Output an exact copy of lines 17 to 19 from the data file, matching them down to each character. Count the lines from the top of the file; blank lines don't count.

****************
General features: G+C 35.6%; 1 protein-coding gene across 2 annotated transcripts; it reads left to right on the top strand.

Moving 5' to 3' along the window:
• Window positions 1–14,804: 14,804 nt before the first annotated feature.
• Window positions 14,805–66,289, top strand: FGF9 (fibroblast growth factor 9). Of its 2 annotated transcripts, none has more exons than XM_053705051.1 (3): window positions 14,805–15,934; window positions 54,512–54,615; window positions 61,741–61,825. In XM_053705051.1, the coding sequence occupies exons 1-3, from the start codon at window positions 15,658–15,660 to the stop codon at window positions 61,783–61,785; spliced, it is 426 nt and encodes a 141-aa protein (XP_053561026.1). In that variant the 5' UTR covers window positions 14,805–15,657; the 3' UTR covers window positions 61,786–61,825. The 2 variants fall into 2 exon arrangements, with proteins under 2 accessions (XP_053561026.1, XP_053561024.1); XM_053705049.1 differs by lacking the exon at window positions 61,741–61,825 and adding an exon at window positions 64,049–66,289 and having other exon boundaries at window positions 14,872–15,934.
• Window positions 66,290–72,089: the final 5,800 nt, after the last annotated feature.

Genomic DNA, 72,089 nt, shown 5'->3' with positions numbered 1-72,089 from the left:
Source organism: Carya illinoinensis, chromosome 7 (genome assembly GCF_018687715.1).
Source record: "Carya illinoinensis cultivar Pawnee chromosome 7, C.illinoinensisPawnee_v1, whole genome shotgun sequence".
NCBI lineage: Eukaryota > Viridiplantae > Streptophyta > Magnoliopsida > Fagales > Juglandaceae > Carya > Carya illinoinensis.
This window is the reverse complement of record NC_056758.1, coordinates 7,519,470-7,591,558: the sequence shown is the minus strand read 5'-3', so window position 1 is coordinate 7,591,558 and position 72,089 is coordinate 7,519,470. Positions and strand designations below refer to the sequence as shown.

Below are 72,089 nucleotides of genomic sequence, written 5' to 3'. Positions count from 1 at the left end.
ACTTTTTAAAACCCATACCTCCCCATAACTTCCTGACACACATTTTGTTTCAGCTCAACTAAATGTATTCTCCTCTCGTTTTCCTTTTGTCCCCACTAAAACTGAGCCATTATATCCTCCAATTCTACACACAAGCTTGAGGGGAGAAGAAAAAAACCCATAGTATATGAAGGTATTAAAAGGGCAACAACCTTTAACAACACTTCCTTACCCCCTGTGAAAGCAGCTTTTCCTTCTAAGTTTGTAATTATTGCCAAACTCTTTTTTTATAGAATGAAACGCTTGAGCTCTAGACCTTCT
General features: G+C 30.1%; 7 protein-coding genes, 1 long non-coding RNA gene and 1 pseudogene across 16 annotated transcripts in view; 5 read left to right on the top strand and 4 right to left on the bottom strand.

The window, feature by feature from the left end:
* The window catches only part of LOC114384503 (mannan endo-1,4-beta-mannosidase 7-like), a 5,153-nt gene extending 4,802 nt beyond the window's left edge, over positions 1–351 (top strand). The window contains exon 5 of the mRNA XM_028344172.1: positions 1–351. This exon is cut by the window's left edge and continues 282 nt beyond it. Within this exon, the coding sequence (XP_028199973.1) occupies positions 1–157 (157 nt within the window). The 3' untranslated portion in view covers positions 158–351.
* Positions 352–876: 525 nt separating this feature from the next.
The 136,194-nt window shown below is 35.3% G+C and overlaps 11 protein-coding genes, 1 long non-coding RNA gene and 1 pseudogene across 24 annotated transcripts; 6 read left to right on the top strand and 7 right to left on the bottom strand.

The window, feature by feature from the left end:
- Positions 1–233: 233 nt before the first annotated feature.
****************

The 136,194-nt window shown below is 35.3% G+C and overlaps 11 protein-coding genes, 1 long non-coding RNA gene and 1 pseudogene across 24 annotated transcripts; 6 read left to right on the top strand and 7 right to left on the bottom strand.

The window, feature by feature from the left end:
- Positions 1–233: 233 nt before the first annotated feature.